The seraphim above God’s throne proclaim what is known in the Christian liturgy as the trisagion: 'holy, holy, holy'. The holiness of God is the glory of divine love that fills the cosmos. The glory of divine love in Isaiah 6 holds together judgement with the hope for restoration and transformation. Each of the works of art in this exhibition illumines Isaiah’s picture of heavenly glory, judgement, and salvation.
James Hampton’s use of shimmering tins and foils and purple paper give his Throne the radiance of divine kingship. When light catches the foil of Hampton’s work, it refracts outward in all directions, much like the seraphic proclamation of God’s glory throughout the entire earth.
Rowan LeCompte’s Isaiah Window makes use of light too, though diffusing it, creating a visible harmony of colours and shades.
Giotto shows the divine glory mediated by a seraph, as the text of Isaiah does, but he makes this mediation christological. It is a crucified glory that wounds St Francis, marking him forever as an image of the overflowing excess of Christ’s love.
The wounding quality of Giotto’s seraphic glory can serve to remind us that Isaiah’s prophetic calling is one of judgement rather than of immediate consolation. Yet the fruitful tension in Isaiah 6:9–13 is that the judgement of God contains within it the promise of redemption—even if it is not readily apparent in the judgement itself. God will judge and punish; but God will also atone and redeem. The two restored chapels that frame the figure of Francis in Giotto’s image recall God’s commissioning of Francis: ‘My house lies in ruins; restore it’ (Bonaventure The Life of St. Francis, 2.1). The first phrase is judgement, the second the hope of restoration.
Divine judgement needs illumination. Israel’s exile is a calamity, a searing trauma in the biblical imagination. What message could be discerned in Israel’s imprisonment in Babylon? Without prophetic illumination, God’s judgement is opaque, inscrutable, even foreboding. The meaning of God’s judgement is like LeCompte’s stained glass window at night when no light shows through. No matter how intensely we examine the lancets, we can discern in them no sense, no order. Yet when lit by the sun, the glass comes alive with the hope of meaning and purpose.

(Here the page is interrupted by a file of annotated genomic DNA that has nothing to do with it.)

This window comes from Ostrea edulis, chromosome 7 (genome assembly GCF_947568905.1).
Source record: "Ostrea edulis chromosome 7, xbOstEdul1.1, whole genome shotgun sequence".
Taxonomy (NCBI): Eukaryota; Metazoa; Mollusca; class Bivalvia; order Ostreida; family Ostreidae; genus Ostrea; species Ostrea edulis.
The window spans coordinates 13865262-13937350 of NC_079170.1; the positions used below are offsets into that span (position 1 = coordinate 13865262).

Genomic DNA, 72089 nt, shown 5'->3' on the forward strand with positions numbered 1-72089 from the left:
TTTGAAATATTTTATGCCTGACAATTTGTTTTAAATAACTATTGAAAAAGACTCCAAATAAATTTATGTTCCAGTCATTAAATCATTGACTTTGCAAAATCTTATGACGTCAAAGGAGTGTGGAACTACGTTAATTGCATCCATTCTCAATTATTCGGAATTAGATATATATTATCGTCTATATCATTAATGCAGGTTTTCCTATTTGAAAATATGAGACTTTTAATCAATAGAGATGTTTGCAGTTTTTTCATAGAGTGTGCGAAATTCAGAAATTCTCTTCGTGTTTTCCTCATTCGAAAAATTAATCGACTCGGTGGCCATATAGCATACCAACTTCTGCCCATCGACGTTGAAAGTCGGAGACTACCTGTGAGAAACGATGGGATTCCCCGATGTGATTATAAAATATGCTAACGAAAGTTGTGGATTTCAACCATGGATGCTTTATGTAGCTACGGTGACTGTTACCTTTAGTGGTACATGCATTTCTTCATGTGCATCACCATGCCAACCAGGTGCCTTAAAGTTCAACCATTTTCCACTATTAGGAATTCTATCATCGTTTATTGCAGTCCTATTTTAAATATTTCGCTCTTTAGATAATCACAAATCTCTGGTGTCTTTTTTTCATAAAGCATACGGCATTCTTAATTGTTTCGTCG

Similarly, the prophet’s words of judgement bear within them a word of hope by the simple fact that God continues to speak to Israel. God is not silent; his judgement is not final, his punishment not opaque. The word from the throne is a covenantal judgement, wounding in order to heal. Hampton captures this tension perfectly by placing a placard high above The Throne. It is the apex of both his art and his theology: ‘Fear not’.
The wounding transformation begins with Isaiah himself. Who must Isaiah become in order to perform his divine vocation? He undergoes his own judgement and atonement (‘Woe is me for I am a man of unclean lips!’; v.5) so that his identity can be transformed into that of a prophet who can perform his commission. The liturgical setting of the LeCompte window, like the setting of Isaiah’s vision in the Temple, befits this narrative of purgation, transformation, and mission. In the liturgical movement of the cathedral, one passes the Isaiah window on the way toward the eucharistic altar, there humbly to receive atonement and transformation. One passes the window again at the benediction, when one is sent out into the world in peace.